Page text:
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By Kristy Siegfried | 23 January, 2020


UN’s top court orders Myanmar to protect Rohingya. In a unanimous decision today, the International Court of Justice in the Hague ordered Myanmar to carry out emergency measures to protect some 600,000 Rohingya who remain in the country from persecution and atrocities, and to preserve evidence of alleged crimes against them. The court found that the Rohingya remained “extremely vulnerable”. The judges ordered Myanmar to report to them in four months on what measures the country has taken to comply with the order and then to report every six months. The case was filed by The Gambia in November and alleges that Myanmar breached the 1948 genocide convention during military operations in Rakhine province in 2017 that resulted in over 700,000 Rohingya fleeing to neighbouring Bangladesh. The Gambia argued that the violence is continuing and asked for a series of protective measures. Today’s ruling only deals with these preliminary measures. A final decision on the genocide charge could take years to reach. Earlier this week, a Myanmar-appointed panel established to probe allegations of abuse against the Rohingya said it had found no evidence of genocide, only of possible war crimes. Rohingya leaders branded the investigation a “whitewash”.

Global tensions at highest level in years, says UN chief. In a speech to the General Assembly outlining his priorities for 2020, UN Secretary-General António Guterres said the world was facing four looming threats to human progress. The first of the “four horsemen in our midst”, he said, were geopolitical tensions that were at their highest level in years. “Devastating conflicts continue to cause widespread misery,” he said, adding that while peace efforts in Syria, Yemen and elsewhere offered some signs of hope, “we have our work cut out for us”. On climate change, the second major threat, Guterres said too many decision makers “continue to fiddle” while the world edges closer to the point of no return. The third horseman – deep and growing global mistrust – could be addressed through fair globalization, boosting economic growth and preventing conflict. Guterres identified “the dark side of technology” as the fourth major threat, including the “alarming possibilities” of artificial intelligence and the use of the internet and social media to incite hatred and disinformation.


South Africa’s stateless children. Save the Children estimates that 30 per cent of refugees and migrants who enter South Africa are children and that many of them are unaccompanied and undocumented. They often end up in state care, but with no identification papers they are at high risk of becoming stateless. One such child told Al Jazeera his story. Obert Makaza, now aged 20, crossed the border from Zimbabwe into South Africa, alone and on foot, when he was not yet 10. He thought he would be safe from abusive relatives across the border, but with no documents life in South Africa was difficult. Finally, after completing high school, he received help to travel back to Zimbabwe and obtain identity documents.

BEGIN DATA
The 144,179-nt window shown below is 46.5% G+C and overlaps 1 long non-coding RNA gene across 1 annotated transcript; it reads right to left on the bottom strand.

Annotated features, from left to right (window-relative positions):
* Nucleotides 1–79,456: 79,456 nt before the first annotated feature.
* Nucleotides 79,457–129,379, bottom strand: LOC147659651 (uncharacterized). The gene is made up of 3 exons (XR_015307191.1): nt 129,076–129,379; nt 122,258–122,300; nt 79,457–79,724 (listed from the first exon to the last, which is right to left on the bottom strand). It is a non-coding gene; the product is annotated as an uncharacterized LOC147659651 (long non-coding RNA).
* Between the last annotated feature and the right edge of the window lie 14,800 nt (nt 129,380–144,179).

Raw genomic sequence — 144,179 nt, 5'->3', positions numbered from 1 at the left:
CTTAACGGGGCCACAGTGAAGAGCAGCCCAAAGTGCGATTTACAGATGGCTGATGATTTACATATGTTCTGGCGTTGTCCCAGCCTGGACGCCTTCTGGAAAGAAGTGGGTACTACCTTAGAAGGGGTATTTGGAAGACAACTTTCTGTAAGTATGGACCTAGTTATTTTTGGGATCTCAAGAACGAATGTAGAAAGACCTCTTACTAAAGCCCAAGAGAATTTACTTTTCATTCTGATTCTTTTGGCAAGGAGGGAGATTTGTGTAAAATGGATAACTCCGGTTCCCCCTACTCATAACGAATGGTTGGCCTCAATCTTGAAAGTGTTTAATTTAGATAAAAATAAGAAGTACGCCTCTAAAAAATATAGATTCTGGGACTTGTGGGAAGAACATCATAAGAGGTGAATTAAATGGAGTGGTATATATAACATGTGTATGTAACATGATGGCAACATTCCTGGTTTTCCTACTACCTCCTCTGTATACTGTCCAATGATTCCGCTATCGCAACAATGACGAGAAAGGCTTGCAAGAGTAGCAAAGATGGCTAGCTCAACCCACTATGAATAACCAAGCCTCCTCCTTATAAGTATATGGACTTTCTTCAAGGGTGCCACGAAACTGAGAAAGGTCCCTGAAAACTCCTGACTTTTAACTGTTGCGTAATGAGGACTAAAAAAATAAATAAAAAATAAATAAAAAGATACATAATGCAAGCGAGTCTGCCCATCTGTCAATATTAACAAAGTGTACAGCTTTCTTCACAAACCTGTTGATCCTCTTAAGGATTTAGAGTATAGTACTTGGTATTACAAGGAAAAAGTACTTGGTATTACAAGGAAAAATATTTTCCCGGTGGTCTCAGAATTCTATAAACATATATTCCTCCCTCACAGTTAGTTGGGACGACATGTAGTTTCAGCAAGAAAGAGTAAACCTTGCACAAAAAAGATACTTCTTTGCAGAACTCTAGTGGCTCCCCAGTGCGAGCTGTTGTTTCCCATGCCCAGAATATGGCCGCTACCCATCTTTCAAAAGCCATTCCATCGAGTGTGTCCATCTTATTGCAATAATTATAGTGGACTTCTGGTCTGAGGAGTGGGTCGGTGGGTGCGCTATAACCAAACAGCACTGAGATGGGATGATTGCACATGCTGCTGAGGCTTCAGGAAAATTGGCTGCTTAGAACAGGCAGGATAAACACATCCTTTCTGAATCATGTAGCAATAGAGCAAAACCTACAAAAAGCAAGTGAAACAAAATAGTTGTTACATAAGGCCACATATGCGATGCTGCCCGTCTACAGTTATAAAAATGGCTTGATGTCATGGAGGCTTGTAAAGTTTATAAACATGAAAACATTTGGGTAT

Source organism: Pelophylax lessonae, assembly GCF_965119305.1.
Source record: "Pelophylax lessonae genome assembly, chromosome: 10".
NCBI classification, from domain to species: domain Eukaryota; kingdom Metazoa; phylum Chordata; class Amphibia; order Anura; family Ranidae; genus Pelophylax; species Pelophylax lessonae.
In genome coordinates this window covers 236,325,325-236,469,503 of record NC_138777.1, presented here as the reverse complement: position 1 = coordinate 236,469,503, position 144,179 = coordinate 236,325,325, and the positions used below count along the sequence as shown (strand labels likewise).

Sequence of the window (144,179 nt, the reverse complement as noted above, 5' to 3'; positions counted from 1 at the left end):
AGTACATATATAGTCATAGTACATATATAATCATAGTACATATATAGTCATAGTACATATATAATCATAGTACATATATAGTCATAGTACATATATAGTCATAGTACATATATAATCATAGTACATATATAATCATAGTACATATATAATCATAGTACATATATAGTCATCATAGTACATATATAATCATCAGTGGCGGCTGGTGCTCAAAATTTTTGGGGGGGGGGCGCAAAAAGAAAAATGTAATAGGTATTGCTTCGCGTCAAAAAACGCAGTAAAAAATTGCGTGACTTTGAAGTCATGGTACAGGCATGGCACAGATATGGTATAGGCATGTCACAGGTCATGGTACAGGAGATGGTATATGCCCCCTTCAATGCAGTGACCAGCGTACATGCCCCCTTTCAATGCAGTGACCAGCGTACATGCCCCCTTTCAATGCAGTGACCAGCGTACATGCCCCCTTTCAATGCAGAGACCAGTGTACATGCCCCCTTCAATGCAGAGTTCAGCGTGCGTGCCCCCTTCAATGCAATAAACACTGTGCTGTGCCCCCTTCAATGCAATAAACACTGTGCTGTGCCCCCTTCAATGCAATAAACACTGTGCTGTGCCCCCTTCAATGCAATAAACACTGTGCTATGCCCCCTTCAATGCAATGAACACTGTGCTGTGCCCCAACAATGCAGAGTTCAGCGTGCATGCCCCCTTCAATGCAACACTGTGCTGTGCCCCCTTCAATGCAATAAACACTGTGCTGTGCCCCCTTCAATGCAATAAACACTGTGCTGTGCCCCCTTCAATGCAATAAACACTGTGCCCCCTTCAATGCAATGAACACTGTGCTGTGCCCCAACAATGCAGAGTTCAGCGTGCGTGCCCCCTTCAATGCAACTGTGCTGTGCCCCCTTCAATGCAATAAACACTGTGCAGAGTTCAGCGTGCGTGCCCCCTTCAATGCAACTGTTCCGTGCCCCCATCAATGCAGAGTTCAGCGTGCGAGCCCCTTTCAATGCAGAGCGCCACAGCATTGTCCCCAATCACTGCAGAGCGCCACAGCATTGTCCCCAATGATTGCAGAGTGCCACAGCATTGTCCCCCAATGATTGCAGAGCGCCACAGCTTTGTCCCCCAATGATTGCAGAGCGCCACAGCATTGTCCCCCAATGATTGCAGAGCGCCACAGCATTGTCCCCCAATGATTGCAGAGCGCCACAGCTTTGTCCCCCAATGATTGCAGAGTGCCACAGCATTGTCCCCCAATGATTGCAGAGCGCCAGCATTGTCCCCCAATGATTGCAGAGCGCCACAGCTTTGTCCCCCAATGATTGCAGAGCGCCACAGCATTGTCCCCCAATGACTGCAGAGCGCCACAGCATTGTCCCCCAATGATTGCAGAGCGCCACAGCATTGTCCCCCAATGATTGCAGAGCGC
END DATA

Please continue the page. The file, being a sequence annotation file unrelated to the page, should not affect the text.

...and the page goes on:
North Africa’s overlooked migration hub. The New Humanitarian reports from Tunisia, where asylum-seekers often find themselves stuck in a confusing asylum system that is under-resourced and over-burdened by the increasing number of people seeking assistance. With the government yet to approve a draft asylum law, they depend on UNHCR to register them and process their asylum claims, in collaboration with the Tunisian Council for Refugees. With no legal right to work or become residents, many remain at reception centres for long periods, leaving little space for new arrivals. While some hope to obtain legal status and travel legally to Europe, others work in the informal economy to pay smugglers for the Tunisia-Italy crossing.

High-level panel begins search for solutions for internally displaced. A High-Level Panel on Internal Displacement, established by UN Secretary-General António Guterres to seek concrete, long-term solutions for more than 41 million people who have been forcibly displaced within their own countries by conflict or violence, held its first “brainstorming” session on Tuesday. Guterres has given the panel’s eight members a year to deliver their recommendations. Voice of America talked to panel co-chairs Donald Kaberuka and Federica Mogherini about their plans to focus on preventing displacement and mitigating its effects.

Scottish charity to build first paediatric operating room in refugee camp. The operating room will be established at Kakuma refugee camp in northern Kenya, which is home to over 190,000 refugees, including 40,000 children. Scottish charity, Kids Operating Room, made the announcement at the World Economic Forum in Davos on Wednesday. The charity has already installed 25 paediatric operating rooms in 11 countries across Africa and South America. It aims to make the facility at Kakuma operational within the next six months. Neema Kaseje, a paediatric surgeon and advisory member to the charity, said there was “a huge and desperate need” for a paediatric surgery facility at Kakuma, and in many other refugee camps around the world.


After years of enslavement and abuse at the hands of the Lord’s Resistance Army in Uganda, Nakout has finally found safety and the beginnings of a new life in the town of Vaasa, in Finland. While she still yearns to be reunited with her three children, she is keeping fit and teaching English to other refugee women.


Over 744,000 Rohingya refugees have fled to Bangladesh from Myanmar since August 2017. Most arrived in the first three months of the crisis.